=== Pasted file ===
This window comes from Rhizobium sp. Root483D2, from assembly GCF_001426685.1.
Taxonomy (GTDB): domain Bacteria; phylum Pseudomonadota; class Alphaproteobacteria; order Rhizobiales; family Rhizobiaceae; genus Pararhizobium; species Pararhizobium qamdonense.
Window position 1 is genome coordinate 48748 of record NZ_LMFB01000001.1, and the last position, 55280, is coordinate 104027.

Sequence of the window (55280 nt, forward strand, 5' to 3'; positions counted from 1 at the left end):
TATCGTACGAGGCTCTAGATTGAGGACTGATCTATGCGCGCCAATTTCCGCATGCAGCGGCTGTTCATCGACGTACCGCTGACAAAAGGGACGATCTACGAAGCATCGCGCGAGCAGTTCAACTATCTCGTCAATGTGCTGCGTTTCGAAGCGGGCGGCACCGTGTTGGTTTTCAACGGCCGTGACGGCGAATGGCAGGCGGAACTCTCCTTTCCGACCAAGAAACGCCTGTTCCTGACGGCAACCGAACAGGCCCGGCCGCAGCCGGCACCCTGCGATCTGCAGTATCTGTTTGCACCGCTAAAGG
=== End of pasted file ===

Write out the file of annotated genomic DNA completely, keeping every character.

This window comes from Rhizobium sp. Root483D2, from assembly GCF_001426685.1.
Taxonomy (GTDB): domain Bacteria; phylum Pseudomonadota; class Alphaproteobacteria; order Rhizobiales; family Rhizobiaceae; genus Pararhizobium; species Pararhizobium qamdonense.
Window position 1 is genome coordinate 48748 of record NZ_LMFB01000001.1, and the last position, 55280, is coordinate 104027.

Sequence of the window (55280 nt, forward strand, 5' to 3'; positions counted from 1 at the left end):
TATCGTACGAGGCTCTAGATTGAGGACTGATCTATGCGCGCCAATTTCCGCATGCAGCGGCTGTTCATCGACGTACCGCTGACAAAAGGGACGATCTACGAAGCATCGCGCGAGCAGTTCAACTATCTCGTCAATGTGCTGCGTTTCGAAGCGGGCGGCACCGTGTTGGTTTTCAACGGCCGTGACGGCGAATGGCAGGCGGAACTCTCCTTTCCGACCAAGAAACGCCTGTTCCTGACGGCAACCGAACAGGCCCGGCCGCAGCCGGCACCCTGCGATCTGCAGTATCTGTTTGCACCGCTAAAGG